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Tom Clancy's Ghost Recon 2; ESPN NHL 2K5; Gretzky NHL 2005; NHL 2005; Lemony Snicket's A Series of Unfortunate Events

Sunday, December 12, 2004; Page F08

TOM CLANCY'S GHOST RECON 2, UbiSoft/Red Storm Entertainment

The follow-up to the popular Clancy-themed war game shows off a timely storyline (a North Korean general starts playing around with nuclear weapons), clever new features and some of the best online gameplay since Halo 2.

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Unlike the first Ghost Recon title, this one places you in charge of only one soldier, the Ghost Team Leader, instead of the entire squad. The main effect of this is to terminate missions faster -- if you die, you can't take control of anybody else and must start over.

Despite the game's newly singular focus, you can now choose to view the action from a third-person perspective instead of a first-person view. This added option lets you see your own soldier's movements, artfully animated in this game, as well as the enemy's whereabouts.

Going in with guns blazing on any of Ghost Recon 2's lengthy, often arduous missions is always a dumb move. These 15 levels -- set in open territory and a few urban battlegrounds, all of which appear achingly detailed -- take a mostly linear path, with secondary objectives adding some variety to these missions. For example, while you hack your way into the jungle to rescue a helicopter pilot, you must also secure the area and take out any hostiles.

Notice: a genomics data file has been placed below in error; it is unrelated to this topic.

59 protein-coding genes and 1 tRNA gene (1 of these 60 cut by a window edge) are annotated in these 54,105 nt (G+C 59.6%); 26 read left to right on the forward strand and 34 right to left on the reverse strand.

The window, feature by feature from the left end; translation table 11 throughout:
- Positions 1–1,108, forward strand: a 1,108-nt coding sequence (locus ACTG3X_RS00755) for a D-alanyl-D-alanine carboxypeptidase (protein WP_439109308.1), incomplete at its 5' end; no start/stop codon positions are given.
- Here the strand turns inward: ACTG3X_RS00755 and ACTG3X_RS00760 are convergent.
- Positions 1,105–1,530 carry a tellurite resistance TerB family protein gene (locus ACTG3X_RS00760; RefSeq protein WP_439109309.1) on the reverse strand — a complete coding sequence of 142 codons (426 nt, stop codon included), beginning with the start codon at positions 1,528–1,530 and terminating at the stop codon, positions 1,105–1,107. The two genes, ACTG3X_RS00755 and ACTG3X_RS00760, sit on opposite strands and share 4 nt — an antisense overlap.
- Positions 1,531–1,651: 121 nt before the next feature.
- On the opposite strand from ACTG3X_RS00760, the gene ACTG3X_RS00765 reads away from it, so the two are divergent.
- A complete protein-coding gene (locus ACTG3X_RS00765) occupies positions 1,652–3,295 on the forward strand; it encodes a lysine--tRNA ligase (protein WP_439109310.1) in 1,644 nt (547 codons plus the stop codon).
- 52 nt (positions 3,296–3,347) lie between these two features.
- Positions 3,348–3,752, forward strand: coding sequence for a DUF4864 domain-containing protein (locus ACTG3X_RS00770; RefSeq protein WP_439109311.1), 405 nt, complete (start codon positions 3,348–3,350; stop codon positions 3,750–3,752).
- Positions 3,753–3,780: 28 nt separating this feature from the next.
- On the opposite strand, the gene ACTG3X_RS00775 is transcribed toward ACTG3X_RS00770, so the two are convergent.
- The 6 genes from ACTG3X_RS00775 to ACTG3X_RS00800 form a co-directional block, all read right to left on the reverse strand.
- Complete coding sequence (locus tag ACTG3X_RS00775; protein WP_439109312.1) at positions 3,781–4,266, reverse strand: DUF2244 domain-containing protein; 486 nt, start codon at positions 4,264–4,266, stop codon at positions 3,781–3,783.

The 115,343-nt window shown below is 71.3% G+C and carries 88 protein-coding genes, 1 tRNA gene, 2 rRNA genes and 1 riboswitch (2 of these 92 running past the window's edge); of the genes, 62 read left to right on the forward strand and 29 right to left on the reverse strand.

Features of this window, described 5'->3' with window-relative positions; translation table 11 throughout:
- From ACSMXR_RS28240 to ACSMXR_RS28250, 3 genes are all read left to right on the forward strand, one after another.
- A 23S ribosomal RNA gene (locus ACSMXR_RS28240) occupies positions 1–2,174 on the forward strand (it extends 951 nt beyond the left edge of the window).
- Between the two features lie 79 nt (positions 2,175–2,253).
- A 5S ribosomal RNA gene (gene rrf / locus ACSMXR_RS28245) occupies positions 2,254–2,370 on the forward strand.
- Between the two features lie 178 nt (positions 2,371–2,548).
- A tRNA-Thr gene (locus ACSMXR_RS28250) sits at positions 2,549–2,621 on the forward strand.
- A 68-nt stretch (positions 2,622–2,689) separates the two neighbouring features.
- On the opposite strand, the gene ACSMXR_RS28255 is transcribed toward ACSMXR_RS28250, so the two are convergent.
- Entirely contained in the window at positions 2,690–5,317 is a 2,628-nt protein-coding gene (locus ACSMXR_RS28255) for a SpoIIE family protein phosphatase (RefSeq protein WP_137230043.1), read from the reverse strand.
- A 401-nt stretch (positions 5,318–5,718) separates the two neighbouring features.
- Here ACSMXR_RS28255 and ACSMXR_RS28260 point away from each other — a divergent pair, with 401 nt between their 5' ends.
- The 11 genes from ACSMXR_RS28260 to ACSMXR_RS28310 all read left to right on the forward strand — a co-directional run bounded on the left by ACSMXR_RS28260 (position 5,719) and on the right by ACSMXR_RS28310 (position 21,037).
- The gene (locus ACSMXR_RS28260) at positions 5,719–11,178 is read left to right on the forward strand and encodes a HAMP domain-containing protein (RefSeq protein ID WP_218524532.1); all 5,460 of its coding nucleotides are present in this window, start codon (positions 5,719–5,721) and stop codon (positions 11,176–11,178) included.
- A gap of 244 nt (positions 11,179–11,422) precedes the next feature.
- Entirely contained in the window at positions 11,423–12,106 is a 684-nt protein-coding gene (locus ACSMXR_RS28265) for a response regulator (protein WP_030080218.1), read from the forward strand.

On both the PlayStation 2 and Xbox, players can go online and fight with or against one another in 15 different multiplayer setups. Ghost Recon 2 includes the popular Deathmatch, Domination and Last Man Standing schemes, but not the standard Capture the Flag. Our favorite was Team Search and Rescue, in which you work with your squad to bring hostages to your base while the other team tries to cut you to ribbons. -- Tom Ham

PlayStation 2, Xbox, $50

ESPN NHL 2K5, Sega Sports/Visual Concepts

The NHL lockout may put the entire season on ice, but puck heads can still enjoy the sport in this latest, bargain-priced edition of Sega's franchise. It fixes the poor play balance that held back last year's title; dominating goalies and sharp-shooting forwards are now at parity, allowing a crisp, fast flow to games.

You can adjust its difficulty level to accommodate almost anybody's experience. Would-be enforcers can play dirty to instigate fights, while amateur managers can build a team in the Franchise mode, which lets them scout foreign players and test their skills. With a deep system of online multiplayer competition, plus 15 amusing, new mini-games (for example, a half-ice four-player shootout), this game easily skates away with a win this year. -- John Gaudiosi

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